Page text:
A taverna owner told me he can no longer watch as the hikers disembark because, he wailed, “I do not see people marching away, I see euros.” I interviewed a number of residents and learned that it has been impossible to come up with a solution. The bus companies will not change their schedules and no amount of advertising has been effective in luring tourists to stay for a night or two before returning to Chania.
Not all residents want the situation to change. One elderly woman said she treasures the peace and quiet of Chora Sfakion and thinks an invasion of tourists will ruin the village. Many young people, on the other hand, say that because of Greece’s bleak economy they may have to seek employment outside the country. They would welcome the tourists and their euros so they can stay where they were born.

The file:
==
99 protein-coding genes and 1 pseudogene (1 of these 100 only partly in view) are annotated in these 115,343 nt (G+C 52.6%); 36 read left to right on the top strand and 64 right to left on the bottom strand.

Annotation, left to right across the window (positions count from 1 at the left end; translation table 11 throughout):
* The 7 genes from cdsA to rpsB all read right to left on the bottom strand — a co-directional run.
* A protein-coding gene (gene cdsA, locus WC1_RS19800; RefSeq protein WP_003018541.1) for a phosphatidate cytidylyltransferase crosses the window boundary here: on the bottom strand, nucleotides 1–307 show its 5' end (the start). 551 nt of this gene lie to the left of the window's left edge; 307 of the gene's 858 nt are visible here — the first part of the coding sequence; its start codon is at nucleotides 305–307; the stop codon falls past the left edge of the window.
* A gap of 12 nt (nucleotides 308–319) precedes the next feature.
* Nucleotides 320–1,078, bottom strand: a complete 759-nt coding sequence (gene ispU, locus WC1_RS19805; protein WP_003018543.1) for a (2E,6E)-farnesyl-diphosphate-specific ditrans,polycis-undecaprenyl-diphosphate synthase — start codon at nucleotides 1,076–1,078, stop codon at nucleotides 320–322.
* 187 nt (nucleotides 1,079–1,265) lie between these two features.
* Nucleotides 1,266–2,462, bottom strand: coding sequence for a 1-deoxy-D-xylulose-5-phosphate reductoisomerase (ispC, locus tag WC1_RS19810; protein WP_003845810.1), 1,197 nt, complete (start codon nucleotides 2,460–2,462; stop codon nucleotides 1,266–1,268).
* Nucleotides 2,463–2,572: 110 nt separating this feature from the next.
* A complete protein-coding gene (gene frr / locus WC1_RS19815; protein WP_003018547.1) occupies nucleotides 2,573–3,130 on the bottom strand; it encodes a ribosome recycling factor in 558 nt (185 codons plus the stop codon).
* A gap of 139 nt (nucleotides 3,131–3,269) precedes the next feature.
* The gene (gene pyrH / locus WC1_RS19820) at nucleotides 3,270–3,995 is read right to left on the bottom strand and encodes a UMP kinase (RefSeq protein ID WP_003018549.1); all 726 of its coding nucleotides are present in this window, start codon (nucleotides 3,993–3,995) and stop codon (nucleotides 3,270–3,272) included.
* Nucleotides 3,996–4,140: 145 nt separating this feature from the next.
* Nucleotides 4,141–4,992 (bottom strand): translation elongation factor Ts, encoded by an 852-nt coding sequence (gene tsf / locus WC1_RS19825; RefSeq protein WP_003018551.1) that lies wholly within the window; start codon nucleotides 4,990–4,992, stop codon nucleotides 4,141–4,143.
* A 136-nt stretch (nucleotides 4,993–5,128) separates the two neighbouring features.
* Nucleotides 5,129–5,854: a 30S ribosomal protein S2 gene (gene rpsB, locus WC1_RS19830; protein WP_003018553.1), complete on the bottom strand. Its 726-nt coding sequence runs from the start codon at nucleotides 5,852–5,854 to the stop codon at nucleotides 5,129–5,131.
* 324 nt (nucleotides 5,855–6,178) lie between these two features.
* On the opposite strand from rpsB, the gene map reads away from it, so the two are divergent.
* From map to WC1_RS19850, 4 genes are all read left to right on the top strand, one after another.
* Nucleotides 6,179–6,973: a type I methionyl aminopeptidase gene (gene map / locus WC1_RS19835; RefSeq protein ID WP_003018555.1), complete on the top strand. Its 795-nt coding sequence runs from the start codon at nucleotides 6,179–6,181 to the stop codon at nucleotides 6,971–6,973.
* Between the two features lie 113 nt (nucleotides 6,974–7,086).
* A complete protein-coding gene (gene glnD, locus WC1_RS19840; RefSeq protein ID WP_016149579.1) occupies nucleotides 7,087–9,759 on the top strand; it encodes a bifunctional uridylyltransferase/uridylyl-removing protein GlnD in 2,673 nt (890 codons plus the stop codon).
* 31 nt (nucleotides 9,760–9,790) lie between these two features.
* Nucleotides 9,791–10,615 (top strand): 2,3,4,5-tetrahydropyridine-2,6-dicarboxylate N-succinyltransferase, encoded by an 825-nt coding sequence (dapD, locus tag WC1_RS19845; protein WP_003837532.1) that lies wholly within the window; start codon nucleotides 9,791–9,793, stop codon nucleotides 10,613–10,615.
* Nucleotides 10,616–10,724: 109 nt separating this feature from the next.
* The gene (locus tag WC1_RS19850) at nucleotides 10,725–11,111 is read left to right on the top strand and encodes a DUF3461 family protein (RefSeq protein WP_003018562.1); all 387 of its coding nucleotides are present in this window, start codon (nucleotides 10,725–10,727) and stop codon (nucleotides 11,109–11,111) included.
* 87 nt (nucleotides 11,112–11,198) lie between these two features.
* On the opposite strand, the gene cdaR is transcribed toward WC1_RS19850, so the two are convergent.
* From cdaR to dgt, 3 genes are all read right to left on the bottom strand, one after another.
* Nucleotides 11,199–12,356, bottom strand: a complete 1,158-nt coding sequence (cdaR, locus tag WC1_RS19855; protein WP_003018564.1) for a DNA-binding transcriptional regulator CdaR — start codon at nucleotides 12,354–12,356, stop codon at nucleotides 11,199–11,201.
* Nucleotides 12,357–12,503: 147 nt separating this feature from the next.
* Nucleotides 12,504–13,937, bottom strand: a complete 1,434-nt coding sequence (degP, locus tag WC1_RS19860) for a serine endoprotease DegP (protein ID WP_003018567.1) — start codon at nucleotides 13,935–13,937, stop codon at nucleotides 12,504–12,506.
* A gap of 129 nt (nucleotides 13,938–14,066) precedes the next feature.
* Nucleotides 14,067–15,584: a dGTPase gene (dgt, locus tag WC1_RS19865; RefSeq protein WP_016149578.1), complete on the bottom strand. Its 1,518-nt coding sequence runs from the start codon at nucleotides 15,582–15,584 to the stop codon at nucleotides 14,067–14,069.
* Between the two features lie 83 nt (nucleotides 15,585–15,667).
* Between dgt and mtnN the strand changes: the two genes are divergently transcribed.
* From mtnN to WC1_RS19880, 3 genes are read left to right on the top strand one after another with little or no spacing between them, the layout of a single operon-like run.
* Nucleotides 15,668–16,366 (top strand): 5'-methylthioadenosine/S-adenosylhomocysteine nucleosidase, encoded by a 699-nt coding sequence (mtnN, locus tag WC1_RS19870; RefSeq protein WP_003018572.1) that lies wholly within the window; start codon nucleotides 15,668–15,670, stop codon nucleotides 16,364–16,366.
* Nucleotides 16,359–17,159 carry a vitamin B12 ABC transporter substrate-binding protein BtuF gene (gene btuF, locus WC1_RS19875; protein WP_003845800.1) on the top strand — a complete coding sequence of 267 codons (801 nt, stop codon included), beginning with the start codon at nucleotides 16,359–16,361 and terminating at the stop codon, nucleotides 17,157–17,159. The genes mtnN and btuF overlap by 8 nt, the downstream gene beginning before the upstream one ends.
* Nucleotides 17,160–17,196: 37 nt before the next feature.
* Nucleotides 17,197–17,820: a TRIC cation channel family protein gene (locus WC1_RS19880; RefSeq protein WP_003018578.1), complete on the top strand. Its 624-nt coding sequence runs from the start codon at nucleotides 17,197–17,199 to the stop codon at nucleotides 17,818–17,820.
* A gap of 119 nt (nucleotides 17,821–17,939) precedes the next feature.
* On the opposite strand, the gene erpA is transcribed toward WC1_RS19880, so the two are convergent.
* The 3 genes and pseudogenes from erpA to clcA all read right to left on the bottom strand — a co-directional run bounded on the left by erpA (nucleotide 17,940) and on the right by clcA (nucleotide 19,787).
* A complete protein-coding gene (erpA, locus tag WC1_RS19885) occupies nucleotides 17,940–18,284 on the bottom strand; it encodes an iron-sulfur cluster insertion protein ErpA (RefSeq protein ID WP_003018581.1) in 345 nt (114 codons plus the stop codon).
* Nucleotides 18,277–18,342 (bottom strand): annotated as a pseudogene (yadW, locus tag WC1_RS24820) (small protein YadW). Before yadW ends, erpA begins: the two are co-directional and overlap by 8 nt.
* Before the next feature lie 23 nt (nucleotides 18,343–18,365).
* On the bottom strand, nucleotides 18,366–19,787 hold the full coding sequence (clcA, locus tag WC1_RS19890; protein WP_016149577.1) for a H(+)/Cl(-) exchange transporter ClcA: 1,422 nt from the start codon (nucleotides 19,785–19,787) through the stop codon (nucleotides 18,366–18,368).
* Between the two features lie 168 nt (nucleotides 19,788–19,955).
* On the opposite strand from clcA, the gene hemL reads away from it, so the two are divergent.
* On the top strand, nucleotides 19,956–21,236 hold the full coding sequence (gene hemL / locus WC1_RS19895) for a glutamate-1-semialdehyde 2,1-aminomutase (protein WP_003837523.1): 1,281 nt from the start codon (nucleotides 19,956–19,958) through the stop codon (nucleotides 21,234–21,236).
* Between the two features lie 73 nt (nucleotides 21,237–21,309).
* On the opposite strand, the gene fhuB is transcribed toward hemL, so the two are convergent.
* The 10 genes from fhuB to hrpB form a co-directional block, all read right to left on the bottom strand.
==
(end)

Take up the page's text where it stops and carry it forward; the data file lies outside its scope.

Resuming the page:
I have stayed in Chora Sfakion many times over a ten-year period when I was doing research for my novel, Labyrinthine Ways. I came for the solitude and the tranquility. My favorite time is the evening when I dine by the shore listening to the sound of the waves and the trilling of the cicadas. Taverna owners actually voted to have no music coming from their establishments so that all we hear is nature’s sweet sounds.
Chora Sfakion is so precious that a German photographer, Wolfgang Kistler, considers it “the hub of the universe,” and has taken thousands of photos. He seldom goes elsewhere on vacation, and has gone to Sfakia for over 30 years. Kistler has an outstanding collection of photographs at wkistler.de.
There is a nice range of accommodations, from small rooms to moderately priced hotels, to the four-star Vritomartis, a “naturist” resort. My choice is Hotel Xenia with its own private beach area, an elevator, and a dock where small boats will take you on excursions.
The owner has a grill outside where he prepares the evening meal. The food offered by almost all the restaurants is grown locally and is “farm to table.” The fish is always the fresh catch of the day. Prices, compared to what one would pay on one of the Cycladic islands, for example, are very reasonable.